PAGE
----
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But Paul said he was happy with his passionate base, saying he believed it would propel him into the thick of the Republican race.

"We don't have to immediately convince 51 percent of the voters," Paul said. "You do need a hardcore group of people who understand, volunteer and work hard. Once you get to 10 percent, you have the number … We very well could be, and most likely are, on the verge of an explosion."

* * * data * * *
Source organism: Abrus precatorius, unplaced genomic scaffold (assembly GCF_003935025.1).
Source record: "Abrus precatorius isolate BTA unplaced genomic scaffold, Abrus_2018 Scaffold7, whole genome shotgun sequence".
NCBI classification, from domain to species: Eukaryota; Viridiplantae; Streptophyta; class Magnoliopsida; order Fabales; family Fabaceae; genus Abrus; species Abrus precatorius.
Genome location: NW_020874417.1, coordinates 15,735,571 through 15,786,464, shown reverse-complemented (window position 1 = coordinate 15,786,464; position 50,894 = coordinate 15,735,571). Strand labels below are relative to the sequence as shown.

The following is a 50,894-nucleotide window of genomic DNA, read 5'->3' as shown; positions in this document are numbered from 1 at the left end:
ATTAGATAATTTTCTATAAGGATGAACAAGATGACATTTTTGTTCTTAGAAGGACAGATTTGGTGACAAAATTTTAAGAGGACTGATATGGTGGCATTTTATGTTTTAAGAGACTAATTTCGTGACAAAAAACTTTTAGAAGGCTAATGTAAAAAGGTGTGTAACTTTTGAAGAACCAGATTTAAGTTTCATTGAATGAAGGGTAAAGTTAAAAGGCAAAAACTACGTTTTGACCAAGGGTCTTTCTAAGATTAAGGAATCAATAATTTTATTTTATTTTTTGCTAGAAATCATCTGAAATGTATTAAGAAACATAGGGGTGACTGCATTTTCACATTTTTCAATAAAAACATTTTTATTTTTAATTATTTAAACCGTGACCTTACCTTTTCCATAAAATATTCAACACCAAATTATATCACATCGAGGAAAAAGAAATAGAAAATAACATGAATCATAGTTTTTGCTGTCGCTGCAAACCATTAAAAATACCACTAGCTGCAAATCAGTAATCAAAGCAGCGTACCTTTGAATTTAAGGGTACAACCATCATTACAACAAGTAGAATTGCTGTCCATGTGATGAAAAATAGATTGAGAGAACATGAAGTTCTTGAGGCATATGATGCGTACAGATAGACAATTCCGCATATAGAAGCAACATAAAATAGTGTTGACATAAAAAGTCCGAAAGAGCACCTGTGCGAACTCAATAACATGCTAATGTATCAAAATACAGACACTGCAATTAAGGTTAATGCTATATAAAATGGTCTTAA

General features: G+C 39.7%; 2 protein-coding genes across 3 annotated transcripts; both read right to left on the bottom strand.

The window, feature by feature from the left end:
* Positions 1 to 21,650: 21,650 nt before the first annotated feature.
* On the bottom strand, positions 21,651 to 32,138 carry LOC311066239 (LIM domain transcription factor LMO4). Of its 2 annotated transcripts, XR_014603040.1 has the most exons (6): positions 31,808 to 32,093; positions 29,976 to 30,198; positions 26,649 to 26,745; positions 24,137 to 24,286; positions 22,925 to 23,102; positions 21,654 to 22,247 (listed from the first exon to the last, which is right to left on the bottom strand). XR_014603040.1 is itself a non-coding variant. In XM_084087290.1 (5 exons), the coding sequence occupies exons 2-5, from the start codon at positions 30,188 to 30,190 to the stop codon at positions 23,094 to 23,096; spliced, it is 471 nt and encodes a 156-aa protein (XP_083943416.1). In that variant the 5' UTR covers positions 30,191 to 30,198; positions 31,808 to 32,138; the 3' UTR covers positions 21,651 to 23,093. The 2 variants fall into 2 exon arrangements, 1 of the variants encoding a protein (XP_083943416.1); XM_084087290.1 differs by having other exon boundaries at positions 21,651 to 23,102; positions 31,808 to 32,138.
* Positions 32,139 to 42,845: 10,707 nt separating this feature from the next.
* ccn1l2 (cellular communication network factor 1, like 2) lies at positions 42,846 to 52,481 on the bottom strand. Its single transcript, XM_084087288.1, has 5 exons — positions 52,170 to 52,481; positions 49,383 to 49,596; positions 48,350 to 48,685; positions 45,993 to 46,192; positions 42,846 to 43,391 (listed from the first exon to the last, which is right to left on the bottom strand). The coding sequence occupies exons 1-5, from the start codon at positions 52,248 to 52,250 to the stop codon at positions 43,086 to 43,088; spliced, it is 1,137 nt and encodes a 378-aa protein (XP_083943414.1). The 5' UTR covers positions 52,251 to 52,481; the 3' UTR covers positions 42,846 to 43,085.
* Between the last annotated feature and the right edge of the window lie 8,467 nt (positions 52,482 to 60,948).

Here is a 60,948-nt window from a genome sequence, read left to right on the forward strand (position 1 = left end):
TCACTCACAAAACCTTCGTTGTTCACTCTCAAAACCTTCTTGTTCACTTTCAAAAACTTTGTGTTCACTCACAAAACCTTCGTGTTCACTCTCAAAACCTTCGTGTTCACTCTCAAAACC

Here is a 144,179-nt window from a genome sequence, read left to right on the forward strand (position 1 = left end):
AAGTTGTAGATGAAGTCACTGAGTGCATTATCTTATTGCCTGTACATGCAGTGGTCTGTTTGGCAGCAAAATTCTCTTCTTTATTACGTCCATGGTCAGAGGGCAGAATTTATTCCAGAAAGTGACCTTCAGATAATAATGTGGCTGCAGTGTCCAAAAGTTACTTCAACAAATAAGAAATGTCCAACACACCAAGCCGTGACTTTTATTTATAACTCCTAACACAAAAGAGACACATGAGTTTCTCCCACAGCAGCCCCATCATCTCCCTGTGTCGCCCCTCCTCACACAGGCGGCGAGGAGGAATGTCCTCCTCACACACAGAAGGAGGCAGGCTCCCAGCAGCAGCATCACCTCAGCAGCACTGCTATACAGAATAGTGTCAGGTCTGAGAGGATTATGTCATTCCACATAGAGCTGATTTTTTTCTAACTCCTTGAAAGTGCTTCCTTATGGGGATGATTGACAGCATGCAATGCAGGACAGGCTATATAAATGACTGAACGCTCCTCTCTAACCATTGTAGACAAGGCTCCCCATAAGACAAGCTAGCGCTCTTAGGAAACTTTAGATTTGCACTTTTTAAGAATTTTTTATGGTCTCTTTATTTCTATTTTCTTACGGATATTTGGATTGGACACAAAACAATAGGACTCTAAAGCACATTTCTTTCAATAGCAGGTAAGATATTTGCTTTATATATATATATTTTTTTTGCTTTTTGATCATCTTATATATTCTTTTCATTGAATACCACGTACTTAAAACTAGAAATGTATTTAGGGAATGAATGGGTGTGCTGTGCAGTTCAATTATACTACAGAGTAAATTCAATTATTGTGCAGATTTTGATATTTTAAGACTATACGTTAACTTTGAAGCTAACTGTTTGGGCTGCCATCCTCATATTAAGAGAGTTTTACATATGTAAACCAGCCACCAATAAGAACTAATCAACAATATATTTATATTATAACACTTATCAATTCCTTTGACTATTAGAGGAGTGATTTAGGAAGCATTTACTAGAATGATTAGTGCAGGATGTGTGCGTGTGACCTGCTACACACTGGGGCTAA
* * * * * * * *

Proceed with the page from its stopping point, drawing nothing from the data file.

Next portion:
Much of the evening focused on issues like the war, drug policy and political freedoms — topics of common ground between Paul and Stewart's mostly young, liberal audience.

"I hate the war on drugs a lot more than I fear drugs themselves, and I hate drugs," Paul said.

But Stewart and Paul also sparred on substantial critiques of libertarian versus liberal political philosophy. Stewart pressed Paul on why voters should embrace his vision for the country, when environmental and labor abuses occurred during the laissez-faire period of limited government during the Industrial Revolution.

"It's been tried, but it's never been perfect, but has socialism or authoritarianism been perfect? No, it's been horrible," Paul said.